The involvement of Facebook, which has faced an onslaught of controversy over the past two years and is expected to pay a US$5 billion ($7.4b) settlement with the Federal Trade Commission, has put a charge into those discussions.
Last week, the chair of the Federal Reserve, Jerome Powell, said Libra raised "serious concerns" around "money laundering, consumer protection and financial stability."
"I just think it cannot go forward without there being broad satisfaction with the way the company has addressed money laundering" and other issues, Powell said as he testified before the House Financial Services Committee. Central bankers from Britain, China, France, Singapore and the European Central Bank have all voiced similar concerns.
President Donald Trump also criticised Libra and Bitcoin, writing on Twitter last week that the digital tokens were "highly volatile and based on thin air."
And at a news conference on Monday afternoon, Treasury Secretary Steven Mnuchin also raised questions about Libra and other cryptocurrencies. Facebook has "a lot of work to do before we get to the point where we're comfortable with it," Mnuchin told reporters.
The issue provides a rare instance when the Trump administration is lining up with Democrats rather than other Republicans. While Democrats on the Senate Banking Committee lashed into Facebook, several Republicans on the committee voiced support for Facebook and its new initiative.
"I just think we should be exploring this and considering the benefits as well as the risks," said Patrick Toomey, R-Pa. "To announce in advance that we have to strangle this baby in the crib seems wildly premature."
But not all Republicans on the committee were so positive.
Martha McSally, R-Ariz., said, "I don't trust you guys."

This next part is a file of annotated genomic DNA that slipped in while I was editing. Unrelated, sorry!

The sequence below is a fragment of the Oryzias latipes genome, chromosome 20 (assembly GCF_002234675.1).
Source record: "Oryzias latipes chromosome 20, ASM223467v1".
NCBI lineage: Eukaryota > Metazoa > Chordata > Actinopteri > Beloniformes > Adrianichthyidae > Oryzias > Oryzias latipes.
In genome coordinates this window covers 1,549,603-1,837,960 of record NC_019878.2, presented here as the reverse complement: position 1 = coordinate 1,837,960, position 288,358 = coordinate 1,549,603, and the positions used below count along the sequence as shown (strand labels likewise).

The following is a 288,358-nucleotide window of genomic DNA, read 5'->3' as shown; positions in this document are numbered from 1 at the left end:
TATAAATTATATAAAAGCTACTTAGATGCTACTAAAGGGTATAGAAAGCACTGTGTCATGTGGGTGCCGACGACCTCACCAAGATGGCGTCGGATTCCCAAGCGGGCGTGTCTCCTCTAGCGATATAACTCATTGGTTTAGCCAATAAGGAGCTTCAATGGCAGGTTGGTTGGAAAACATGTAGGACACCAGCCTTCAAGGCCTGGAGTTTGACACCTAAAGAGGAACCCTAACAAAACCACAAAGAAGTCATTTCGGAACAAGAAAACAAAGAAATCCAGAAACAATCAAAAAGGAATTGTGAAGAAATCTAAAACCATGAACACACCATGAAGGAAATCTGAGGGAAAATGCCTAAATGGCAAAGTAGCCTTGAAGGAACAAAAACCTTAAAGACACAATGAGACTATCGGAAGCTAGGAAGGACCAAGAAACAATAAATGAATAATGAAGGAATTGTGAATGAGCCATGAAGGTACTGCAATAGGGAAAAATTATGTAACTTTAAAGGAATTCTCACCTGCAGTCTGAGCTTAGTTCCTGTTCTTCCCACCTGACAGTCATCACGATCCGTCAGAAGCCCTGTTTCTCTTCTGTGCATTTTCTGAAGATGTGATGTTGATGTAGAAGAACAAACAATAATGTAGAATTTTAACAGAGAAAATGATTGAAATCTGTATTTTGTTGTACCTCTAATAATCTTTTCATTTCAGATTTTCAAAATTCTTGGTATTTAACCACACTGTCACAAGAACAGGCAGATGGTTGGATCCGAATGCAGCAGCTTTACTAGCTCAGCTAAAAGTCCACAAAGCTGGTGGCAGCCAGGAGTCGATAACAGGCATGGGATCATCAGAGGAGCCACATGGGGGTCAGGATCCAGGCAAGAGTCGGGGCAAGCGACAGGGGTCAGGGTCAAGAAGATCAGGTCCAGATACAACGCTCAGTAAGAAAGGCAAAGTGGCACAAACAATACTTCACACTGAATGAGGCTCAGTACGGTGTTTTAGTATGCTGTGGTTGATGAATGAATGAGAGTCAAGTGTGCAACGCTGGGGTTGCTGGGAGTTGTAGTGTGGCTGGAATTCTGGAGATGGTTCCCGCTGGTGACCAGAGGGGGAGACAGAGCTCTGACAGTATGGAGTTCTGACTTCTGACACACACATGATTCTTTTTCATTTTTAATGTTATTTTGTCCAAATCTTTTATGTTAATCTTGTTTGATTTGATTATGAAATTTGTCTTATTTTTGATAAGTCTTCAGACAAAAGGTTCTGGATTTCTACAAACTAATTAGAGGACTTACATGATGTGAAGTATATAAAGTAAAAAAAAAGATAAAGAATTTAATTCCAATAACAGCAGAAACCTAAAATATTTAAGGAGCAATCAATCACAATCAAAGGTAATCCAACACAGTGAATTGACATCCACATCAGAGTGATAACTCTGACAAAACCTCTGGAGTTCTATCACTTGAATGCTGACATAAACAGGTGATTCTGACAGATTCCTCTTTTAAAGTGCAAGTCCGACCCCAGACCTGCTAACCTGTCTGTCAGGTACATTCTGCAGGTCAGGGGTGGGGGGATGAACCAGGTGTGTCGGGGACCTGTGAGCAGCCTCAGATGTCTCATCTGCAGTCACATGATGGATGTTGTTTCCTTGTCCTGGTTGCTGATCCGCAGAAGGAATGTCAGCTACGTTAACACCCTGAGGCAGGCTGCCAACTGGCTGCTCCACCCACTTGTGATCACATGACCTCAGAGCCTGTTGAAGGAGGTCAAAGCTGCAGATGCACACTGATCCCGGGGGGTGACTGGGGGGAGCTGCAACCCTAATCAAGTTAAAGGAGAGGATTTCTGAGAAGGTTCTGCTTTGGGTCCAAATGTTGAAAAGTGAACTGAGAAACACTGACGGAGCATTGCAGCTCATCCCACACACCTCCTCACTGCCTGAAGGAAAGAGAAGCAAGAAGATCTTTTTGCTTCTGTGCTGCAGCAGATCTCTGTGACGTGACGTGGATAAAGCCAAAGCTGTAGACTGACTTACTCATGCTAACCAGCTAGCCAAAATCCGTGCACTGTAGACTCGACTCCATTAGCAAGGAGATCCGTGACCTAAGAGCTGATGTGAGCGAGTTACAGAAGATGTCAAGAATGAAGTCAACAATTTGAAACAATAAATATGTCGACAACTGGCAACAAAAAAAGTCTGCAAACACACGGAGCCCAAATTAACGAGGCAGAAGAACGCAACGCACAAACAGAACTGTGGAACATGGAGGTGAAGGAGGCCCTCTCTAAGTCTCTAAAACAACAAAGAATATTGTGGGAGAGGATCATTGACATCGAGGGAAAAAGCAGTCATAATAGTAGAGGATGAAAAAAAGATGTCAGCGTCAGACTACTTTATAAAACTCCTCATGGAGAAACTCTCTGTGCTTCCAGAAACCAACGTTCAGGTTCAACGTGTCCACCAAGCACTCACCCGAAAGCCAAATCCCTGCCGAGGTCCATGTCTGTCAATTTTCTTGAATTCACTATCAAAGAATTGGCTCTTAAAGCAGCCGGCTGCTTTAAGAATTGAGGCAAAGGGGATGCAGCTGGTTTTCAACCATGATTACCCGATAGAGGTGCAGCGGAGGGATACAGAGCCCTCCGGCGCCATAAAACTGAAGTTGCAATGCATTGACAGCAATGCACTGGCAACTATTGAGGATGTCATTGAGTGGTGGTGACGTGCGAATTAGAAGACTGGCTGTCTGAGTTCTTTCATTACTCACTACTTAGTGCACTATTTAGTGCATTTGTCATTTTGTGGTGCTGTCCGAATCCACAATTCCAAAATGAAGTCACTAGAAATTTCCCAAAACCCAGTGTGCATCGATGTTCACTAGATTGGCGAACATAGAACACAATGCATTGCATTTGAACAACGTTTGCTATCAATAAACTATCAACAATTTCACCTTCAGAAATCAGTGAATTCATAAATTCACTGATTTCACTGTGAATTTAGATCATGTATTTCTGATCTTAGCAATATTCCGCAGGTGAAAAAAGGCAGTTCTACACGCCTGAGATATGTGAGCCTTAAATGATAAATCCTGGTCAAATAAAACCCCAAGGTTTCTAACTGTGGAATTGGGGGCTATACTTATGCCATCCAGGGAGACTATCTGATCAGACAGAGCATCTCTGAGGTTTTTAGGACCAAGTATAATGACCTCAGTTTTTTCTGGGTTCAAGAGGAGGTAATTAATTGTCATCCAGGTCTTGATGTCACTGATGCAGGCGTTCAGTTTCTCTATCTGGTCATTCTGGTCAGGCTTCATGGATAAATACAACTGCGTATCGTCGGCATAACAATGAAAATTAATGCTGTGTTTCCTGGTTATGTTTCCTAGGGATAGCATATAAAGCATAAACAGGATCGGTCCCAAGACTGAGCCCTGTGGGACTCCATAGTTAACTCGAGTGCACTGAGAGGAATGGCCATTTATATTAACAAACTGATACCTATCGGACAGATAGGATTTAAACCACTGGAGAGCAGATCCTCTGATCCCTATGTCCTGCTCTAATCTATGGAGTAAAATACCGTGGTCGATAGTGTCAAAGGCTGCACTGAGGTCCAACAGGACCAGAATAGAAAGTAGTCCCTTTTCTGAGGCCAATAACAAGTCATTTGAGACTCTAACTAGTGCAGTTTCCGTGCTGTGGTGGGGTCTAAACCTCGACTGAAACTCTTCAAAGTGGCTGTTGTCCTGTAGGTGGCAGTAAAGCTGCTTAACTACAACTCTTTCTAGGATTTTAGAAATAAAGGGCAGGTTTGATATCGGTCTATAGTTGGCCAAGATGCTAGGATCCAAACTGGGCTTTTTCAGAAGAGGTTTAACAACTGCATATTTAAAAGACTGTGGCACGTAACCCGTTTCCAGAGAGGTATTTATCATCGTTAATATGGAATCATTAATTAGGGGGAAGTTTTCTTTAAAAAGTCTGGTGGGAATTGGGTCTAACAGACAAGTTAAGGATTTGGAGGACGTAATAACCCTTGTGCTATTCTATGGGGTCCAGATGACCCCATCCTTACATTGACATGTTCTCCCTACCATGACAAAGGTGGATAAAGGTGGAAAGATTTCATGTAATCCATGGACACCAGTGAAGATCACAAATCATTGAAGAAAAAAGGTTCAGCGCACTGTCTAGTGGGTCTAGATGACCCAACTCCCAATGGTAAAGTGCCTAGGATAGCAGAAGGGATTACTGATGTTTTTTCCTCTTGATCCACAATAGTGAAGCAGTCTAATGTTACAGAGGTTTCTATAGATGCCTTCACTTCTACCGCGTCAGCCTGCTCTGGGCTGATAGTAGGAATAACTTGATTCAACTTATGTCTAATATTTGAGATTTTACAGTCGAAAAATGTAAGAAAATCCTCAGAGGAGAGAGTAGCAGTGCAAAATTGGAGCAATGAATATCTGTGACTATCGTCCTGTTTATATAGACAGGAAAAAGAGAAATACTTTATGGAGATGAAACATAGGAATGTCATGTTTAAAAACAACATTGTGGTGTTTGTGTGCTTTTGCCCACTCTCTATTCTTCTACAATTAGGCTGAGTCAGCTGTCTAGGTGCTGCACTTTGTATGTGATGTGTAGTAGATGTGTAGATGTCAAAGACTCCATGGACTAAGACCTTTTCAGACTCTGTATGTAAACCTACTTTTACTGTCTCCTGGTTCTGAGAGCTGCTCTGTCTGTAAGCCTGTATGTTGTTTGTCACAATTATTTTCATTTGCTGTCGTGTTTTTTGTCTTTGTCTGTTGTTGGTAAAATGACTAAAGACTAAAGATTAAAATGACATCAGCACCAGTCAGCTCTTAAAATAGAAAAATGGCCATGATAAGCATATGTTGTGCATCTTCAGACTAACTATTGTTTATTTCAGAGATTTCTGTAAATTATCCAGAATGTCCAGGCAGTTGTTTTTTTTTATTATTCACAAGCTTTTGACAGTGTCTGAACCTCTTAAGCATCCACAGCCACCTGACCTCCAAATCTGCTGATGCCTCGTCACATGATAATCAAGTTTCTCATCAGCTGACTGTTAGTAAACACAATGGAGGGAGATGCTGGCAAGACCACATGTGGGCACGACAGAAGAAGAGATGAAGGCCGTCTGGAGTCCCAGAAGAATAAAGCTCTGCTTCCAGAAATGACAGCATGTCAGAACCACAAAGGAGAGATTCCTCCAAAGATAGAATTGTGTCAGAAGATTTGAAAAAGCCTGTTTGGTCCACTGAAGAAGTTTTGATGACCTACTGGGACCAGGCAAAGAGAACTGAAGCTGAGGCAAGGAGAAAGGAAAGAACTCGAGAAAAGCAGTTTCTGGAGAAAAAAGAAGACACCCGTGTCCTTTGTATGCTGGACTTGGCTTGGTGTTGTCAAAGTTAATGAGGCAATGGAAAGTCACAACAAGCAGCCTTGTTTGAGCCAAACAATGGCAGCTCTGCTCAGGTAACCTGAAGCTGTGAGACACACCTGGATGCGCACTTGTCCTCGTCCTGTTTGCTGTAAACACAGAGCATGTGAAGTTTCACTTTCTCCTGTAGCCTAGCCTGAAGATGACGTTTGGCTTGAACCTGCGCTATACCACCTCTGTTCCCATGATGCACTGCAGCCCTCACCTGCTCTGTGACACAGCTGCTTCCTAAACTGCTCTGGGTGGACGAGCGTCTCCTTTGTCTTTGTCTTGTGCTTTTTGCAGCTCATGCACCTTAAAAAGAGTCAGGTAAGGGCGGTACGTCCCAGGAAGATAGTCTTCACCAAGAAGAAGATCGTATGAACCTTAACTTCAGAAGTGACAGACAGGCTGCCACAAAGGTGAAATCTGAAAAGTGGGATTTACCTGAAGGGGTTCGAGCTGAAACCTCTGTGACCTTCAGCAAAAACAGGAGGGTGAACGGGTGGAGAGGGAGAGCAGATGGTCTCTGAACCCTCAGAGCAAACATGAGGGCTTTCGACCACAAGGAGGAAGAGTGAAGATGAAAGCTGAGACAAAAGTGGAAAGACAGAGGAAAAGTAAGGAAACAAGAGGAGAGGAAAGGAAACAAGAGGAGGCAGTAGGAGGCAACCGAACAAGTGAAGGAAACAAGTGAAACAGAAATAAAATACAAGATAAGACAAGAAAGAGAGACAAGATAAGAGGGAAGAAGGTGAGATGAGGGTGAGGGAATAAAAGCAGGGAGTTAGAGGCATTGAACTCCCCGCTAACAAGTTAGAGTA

And Tom Cotton, R-Ark., worried that conservatives would not be treated fairly in the Libra system, echoing a frequent Republican talking point about the liberal bias of tech companies.
Marcus, a former PayPal executive, was hand-picked by Mark Zuckerberg, Facebook's chief executive, to lead the Libra effort.
Facebook's role in the project will be run through a subsidiary company called Calibra, led by Marcus and other top Facebook employees. If the Libra digital token become popular, Calibra could build a business around offering customer financial services, including loans and other actions traditionally offered by the banking industry.
A separate entity called the Libra Association, whose proposed board would include more than a dozen partners in the tech and financial industries, would manage the cryptocurrency system once it is up and running, which Facebook is hoping to do next year.
Brown asked if there was any amount of opposition that would convince Facebook to scrap Libra.
"Is there anything that elected leaders can say that will convince you and Facebook that it should not launch this currency?" he said.
Marcus said that the company would not move ahead with the project until the concerns of regulators are answered.
Written by: Mike Isaac and Nathaniel Popper
© 2019 THE NEW YORK TIMES